October 5, 2008

Priorities for the Next American President

It’s election time and appropriately Nikita Shalabh has written an essay about most important priorities of the new President.  Nikita is a 5th grade student at Sherwood Middle School, Shrewbury.

The three major issues that the next president should address in the first term of office is Economy, War and Health Insurance.

Starting with economy including high gas rates, high taxes and less jobs we don’t have a stable community. I think the next president should lower taxes and lower gas rates too. Also he should think of more jobs so that we will have a better community through out the whole country. Lots of people don’t have jobs so we should think about them first. How will you help them? By helping them get jobs so they have enough money to eat one days worth of food and pay for gas. So I think the next president should take care of that.

Another major issue is Health Insurance. About 47 million people don’t have Health Insurance.
Even if they have it they aren’t covered fully. Due to these reasons people are reluctant to even go to the hospital when they have major medical problems. Reducing the cost of health insurance is one of the things that the next president should address appropriately.

We also have a war going on. So many soldiers are dying when they could be at home with their family. With all this we barely have enough money to help our economy. This war is so costly, one bomb dropped costs so much money no wonder why our economy is going down. It is important to secure our borders more effectively so that illegal immigrants and terrorists can’t sneak in.

These are some major issues we have in our country. If we take care of these issues we will be able to live life peacefully. After all life is so short. As they say “ Live and let others live.”

September 24, 2008

The Rescue?

The Rescue is a short story written by Mahesh Vasudevan, a 9th grade student at Wheeler School, Lincoln. Recently Mahesh wrote the play ‘Mahabali’, which was staged during  NEMA’s Onagosham 2008. Mahesh assures us that this story is not based on real life incident but a work of fiction.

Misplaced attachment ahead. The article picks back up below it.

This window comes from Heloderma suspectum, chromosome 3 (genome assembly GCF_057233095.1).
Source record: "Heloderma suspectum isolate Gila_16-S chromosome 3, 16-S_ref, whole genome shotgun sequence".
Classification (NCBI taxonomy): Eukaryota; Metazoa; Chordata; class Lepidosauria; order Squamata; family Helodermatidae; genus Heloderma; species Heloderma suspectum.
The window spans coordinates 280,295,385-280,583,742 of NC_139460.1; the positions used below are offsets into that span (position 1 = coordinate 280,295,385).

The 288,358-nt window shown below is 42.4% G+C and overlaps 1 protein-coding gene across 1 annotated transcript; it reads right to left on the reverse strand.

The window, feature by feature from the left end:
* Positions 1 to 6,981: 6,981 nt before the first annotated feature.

As he sat and watched his friend climb the stairs to the backyard water slide, I’m sure Rajesh was feeling excited, almost thrilled. He saw her reach the top of the stairs, laughing and waving, starting down the slide, swishing down its twelve-feet, and ending with a huge splash into the deep end of Meera Aunty’s pool. Once in the water, she treaded water easily, seeming to float without effort, waving, smiling and splashing.

All eyes were following Parvati as she continued to splash in the pool. It was obviously one of the most enjoyable things a kid could do. After a few minutes in the pool, Parvati felt neglected because nobody was present to give her attention, and she climbed out of the pool. As soon as Parvati went indoors, Rajesh sprinted towards the slide, full of excitement. He had the spirit of a much older child, although a body of a chubby 3-year old with curly black hair. His little legs were not able to keep him balanced fully as he began to climb the ladder.

Only one person was present to witness Rajesh’s feat. As Rekha, a grandmother herself, watched Rajesh, she began to feel panicked. At this time, I was babysitting Abhisek, Rajesh’s older brother and three other small boys, watching a movie. Rekha waddled as quickly as she could, 20 feet towards me. As soon as she saw me, Rekha yelled in a language I could not understand. She then began to scream and point toward Tanju and the pool, repeating “Rajesh, Rajesh, Rajesh.” As I dropped my sandwich on the counter, I began to run out through the glass sliding doors, crossed the wooden deck and the patio. Bumping into lawn furniture, reaching out anticipating the task at hand. Rajesh had managed to bravely and cleverly slip his tiny legs over the crest of the slide, readying himself for what he thought would be a fun trip into the pool, as he had seen Aishu a few minutes before. This was not only fun, but also a big kid’s activity that he was allowing himself to participate in freely. As he swiftly flung his arms into the air, his chubby body began to slide downward. I reached out awkwardly, grabbing his shoulders and pulling him from the slide, as we both tumbled into the pool below. Rajesh was screaming loudly, hoping for someone to help him. I managed to stay near the edge of the pool, afloat, reaching out handing Rajesh to the first adult I could see. Other adults soon rushed out to console Rajesh. Nobody knew the whole story. Some people thought I had put Rajesh at risk, even Parvati herself. I heard people gossiping about me. I felt badly about this, as if I really did almost kill him. Even to this day, I am still confused about what happened. Did I save Rajesh’s life, or did I almost kill him?